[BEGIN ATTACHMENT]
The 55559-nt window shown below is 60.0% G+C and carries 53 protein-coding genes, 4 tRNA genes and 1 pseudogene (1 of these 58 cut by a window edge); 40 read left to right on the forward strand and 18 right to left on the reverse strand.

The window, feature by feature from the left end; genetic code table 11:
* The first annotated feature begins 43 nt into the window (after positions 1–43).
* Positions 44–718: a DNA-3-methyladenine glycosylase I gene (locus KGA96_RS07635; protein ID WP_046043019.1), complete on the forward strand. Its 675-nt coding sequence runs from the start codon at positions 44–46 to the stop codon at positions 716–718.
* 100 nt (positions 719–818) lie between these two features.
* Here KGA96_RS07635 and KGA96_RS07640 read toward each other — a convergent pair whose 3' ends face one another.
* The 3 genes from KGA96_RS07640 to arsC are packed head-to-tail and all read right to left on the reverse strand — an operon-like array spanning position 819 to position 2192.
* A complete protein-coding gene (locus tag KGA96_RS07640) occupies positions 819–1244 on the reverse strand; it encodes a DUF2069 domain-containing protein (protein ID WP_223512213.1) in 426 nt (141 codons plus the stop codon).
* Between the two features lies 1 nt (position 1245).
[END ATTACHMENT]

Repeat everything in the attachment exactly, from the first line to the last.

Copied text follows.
The 55559-nt window shown below is 60.0% G+C and carries 53 protein-coding genes, 4 tRNA genes and 1 pseudogene (1 of these 58 cut by a window edge); 40 read left to right on the forward strand and 18 right to left on the reverse strand.

The window, feature by feature from the left end; genetic code table 11:
* The first annotated feature begins 43 nt into the window (after positions 1–43).
* Positions 44–718: a DNA-3-methyladenine glycosylase I gene (locus KGA96_RS07635; protein ID WP_046043019.1), complete on the forward strand. Its 675-nt coding sequence runs from the start codon at positions 44–46 to the stop codon at positions 716–718.
* 100 nt (positions 719–818) lie between these two features.
* Here KGA96_RS07635 and KGA96_RS07640 read toward each other — a convergent pair whose 3' ends face one another.
* The 3 genes from KGA96_RS07640 to arsC are packed head-to-tail and all read right to left on the reverse strand — an operon-like array spanning position 819 to position 2192.
* A complete protein-coding gene (locus tag KGA96_RS07640) occupies positions 819–1244 on the reverse strand; it encodes a DUF2069 domain-containing protein (protein ID WP_223512213.1) in 426 nt (141 codons plus the stop codon).
* Between the two features lies 1 nt (position 1245).